from and where it goes.  The annual UC document, "Campus Financial 
Schedules," gives a quite detailed summary of this information; and in the 
following section I present the relevant data, gathered for the last complete 
fiscal year 1991-92.


This is defined as the sum of spending in two accounting categories:
"Institutional Support"  and 
"Academic Administration" (a subcategory of "Academic Support")

The SOURCES OF FUNDS for these expenditures are detailed as follows:

		General Funds..............	$354,477,000		68%
		Designated Funds...........	$136,487,000		26%
Sub-Total of Unrestricted Funds............	$490,964,000		94%

Restricted Funds..............................	$ 32,544,000		 6%
			TOTAL.................. $523,508,000	       100%

     "Unrestricted Funds" are those over which the Board of Regents has complete
control as to how they are spent.  There are two sub-classes of unrestricted 
"General Funds," composed of the State's lump sum annual appropriation to UC, 
plus University contributions to the State's General Funds appropriation, 
according to prior agreements - mostly Nonresident Tuition and a portion of 
Contract and Grant Overhead; and
"Designated Funds," all other income whose allocation is under the Regents'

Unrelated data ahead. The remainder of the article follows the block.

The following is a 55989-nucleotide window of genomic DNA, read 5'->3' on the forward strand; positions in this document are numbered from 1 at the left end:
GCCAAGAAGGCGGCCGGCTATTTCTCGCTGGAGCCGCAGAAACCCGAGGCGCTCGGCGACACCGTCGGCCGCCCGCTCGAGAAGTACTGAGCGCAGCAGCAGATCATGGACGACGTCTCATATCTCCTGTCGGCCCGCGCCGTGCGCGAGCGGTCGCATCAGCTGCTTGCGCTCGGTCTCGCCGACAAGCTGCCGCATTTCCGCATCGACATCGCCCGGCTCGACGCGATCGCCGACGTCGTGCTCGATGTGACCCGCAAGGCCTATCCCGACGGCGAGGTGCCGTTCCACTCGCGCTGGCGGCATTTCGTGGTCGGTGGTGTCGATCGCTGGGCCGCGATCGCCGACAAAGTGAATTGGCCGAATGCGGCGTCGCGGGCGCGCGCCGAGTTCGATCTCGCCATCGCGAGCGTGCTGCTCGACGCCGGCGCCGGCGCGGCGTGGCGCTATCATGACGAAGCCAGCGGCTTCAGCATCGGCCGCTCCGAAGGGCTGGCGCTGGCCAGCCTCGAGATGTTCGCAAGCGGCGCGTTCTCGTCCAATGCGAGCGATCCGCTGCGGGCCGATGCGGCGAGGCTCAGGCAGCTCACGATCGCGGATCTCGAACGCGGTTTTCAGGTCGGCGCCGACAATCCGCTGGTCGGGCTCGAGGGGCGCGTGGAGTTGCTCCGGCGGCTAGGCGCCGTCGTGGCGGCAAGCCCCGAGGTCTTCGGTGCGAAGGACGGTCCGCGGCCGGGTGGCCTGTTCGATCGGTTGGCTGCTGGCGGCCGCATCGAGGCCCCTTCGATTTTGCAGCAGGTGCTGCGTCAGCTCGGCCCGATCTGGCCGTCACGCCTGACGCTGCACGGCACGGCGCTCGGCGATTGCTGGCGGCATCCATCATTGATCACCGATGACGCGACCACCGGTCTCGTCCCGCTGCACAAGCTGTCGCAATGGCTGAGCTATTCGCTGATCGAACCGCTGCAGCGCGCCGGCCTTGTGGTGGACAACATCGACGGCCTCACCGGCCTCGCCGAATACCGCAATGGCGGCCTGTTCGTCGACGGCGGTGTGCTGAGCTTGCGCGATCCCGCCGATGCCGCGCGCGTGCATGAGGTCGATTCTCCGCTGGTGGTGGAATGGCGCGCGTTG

control - Student Fees, income from Teaching Hospitals and other Auxiliary 
Enterprises, etc.
(For more details, see the Table "Income and Funds Available" at the back of 
the annual Regents' Budget.)

     "Restricted Funds" are those from an outside source, such as the Federal 
Government or private donors, where the purpose of the funding is specified by 
the donor.

CONCLUSION:  Ninety-four percent of UC's annual expenditures 
for administration comes from sources of funds which are 
completely controlled by and spent at the discretion of the UC 
Board of Regents.

     Thus, the one attempt made in the President's letter to deflect or blunt 
the thrust of the conclusions in Report #2 has led to an even stronger case 
against the University administration for the misuse of public money.

     This question of the sources of funds arises repeatedly when the University
is challenged on its budget priorities.  At the January 15 meeting of the Board 
of Regents there was discussion of various options to deal with next year's 
budget deficit.  As reported in  The Daily Californian (January 19, 1993, pages